Marxism which had arisen as a critique of bourgeois society became transformed into Marxism-Leninism - an ideology of development which provided an intellectual rationale for the economic and political action later undertaken under Stalin. State socialism, as it evolved between the two world wars, became a coherent alternative to the capitalist-market and private-ownership form of industrialisation.

The Disputed Post-Revolutionary Character of the Socialist States

The character and significance of what followed the consolidation of Bolshevik power in the Soviet Union and later the socialist states are matters of considerable disagreement not only in the West but also in the former state socialist countries. The October revolution is perceived from three different and conflicting positions which are not mutually exclusive.

First, there are those who emphasise the economic, social and cultural advances. Some insist that the USSR created an early stage of socialism and others more modestly claim an industrial society with socialist characteristics.

Second are critics who reject the Bolshevik order on the grounds of its dictatorial and repressive rule. This group stresses the absence of representative democracy and the uncontrolled power of the state. Its frame of reference is repression starting from the suppression of the Kronstadt uprising, the murder of Nicolas II, the crushing of the peasants during the collectivisation campaigns, and the terror instituted under Stalin. These early seeds of anti-communism germinated later into an American-led ideology of totalitarianism.

The third approach is shaped by geo-politics. On the Soviet side is the perception of capitalist encirclement and military aggression, of which military intervention in the Civil War was the first manifestation. There is also, in the West, the ideological condemnation of international communism. The fear of communism was fuelled by the views articulated by Lenin (The Proletarian Revolution and the Renegade Kautsky) that the Bolshevik revolution of October would be the model for other countries and would hasten the victory of the proletariat in the capitalist countries.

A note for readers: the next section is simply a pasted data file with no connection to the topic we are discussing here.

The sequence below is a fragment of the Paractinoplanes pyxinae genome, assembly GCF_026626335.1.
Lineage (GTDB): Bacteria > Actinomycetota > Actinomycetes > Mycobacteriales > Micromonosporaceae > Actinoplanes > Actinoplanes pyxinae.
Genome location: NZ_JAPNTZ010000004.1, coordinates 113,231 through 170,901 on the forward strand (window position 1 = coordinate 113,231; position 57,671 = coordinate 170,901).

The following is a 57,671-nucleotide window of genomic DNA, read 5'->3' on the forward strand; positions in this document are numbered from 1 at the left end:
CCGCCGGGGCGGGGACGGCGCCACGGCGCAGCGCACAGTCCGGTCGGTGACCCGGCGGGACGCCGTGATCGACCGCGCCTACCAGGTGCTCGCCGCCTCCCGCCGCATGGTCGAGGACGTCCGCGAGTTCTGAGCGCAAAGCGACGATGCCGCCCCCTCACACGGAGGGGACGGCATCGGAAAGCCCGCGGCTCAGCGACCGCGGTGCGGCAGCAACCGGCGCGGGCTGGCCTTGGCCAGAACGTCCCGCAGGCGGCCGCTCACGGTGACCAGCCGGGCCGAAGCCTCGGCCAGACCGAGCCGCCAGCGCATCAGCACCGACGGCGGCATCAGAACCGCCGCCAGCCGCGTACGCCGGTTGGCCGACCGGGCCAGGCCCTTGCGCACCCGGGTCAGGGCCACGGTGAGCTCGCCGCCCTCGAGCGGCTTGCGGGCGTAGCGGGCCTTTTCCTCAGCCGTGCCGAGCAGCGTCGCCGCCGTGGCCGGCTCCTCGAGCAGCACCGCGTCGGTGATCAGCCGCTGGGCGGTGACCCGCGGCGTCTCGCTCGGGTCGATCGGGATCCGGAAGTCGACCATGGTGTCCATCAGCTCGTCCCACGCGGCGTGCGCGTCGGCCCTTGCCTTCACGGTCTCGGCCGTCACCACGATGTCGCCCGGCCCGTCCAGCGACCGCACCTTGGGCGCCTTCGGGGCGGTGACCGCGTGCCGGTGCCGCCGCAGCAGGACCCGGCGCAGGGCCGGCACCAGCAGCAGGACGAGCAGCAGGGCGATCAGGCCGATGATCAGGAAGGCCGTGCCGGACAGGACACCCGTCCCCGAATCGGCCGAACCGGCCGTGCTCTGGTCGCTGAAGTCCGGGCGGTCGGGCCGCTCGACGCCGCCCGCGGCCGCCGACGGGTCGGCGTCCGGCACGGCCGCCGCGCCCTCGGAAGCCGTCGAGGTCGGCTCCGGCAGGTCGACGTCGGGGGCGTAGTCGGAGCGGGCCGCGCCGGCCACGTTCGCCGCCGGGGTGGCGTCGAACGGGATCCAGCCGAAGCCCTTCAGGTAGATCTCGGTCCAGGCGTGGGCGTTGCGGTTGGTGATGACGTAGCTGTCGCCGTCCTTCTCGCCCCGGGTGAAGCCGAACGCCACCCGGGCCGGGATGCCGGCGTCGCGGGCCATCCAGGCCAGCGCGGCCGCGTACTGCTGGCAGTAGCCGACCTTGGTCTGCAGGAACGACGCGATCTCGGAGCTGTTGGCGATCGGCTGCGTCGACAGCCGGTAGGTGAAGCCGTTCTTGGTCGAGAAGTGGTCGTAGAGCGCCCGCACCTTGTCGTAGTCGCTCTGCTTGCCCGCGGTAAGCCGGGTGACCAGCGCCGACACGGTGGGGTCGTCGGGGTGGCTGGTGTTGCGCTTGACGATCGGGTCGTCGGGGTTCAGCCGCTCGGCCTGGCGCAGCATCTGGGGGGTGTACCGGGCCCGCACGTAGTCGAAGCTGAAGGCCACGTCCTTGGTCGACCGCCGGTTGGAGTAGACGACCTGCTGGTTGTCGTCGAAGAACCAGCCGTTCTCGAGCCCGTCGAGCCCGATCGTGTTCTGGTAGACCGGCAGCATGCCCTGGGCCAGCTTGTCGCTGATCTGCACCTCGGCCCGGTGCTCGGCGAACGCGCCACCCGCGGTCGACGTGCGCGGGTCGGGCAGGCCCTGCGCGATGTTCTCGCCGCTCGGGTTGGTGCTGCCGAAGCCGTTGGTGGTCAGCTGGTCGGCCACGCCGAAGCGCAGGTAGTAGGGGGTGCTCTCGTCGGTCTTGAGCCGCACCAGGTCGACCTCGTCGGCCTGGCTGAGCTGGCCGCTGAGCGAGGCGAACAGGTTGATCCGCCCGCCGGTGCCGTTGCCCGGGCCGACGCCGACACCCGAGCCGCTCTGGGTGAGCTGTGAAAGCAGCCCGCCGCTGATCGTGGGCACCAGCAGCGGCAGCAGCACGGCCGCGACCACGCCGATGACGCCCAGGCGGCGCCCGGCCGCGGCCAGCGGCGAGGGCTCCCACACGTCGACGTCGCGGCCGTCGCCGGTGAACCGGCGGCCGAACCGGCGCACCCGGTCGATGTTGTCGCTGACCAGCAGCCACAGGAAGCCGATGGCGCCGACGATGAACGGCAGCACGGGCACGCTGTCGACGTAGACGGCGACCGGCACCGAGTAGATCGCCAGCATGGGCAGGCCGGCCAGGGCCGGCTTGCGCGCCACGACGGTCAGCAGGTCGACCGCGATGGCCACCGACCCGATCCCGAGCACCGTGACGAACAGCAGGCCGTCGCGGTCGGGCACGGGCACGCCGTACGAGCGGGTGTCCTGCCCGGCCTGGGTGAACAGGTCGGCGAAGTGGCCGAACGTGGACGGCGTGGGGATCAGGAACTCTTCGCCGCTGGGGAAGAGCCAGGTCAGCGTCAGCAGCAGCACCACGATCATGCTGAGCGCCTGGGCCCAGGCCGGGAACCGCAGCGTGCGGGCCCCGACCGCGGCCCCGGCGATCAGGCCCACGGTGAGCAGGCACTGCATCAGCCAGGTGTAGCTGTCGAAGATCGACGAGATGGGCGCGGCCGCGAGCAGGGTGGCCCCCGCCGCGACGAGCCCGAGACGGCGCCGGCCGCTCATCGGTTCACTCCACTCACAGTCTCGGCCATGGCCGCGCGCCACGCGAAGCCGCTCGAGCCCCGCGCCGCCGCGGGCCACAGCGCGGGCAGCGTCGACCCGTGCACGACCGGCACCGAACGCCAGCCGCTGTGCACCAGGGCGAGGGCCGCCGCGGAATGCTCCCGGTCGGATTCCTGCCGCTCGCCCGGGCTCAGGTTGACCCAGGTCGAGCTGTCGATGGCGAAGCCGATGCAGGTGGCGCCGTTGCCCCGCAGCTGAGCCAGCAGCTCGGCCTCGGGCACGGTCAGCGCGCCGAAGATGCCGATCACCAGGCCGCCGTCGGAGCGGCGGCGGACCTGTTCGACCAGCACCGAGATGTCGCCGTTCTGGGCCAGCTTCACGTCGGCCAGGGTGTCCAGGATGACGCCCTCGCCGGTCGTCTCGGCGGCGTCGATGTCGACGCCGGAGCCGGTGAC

Such critical views are not only held by the dominant classes in the West who condemned and labelled the socialist states as totalitarian, but also by some socialists who considered the communist leadership to have introduced state capitalism with its attendant forms of exploitation.

What Criteria to Evaluate October?

How then can we judge the consequences of the October Revolution?  The crux of the dilemma is whether the Socialist Republics and later the Soviet Union could succeed in moving to an economic and political stage qualitatively higher than capitalism, or at least to supersede it in significant respects. I would suggest six major objectives on which the October revolution might be evaluated.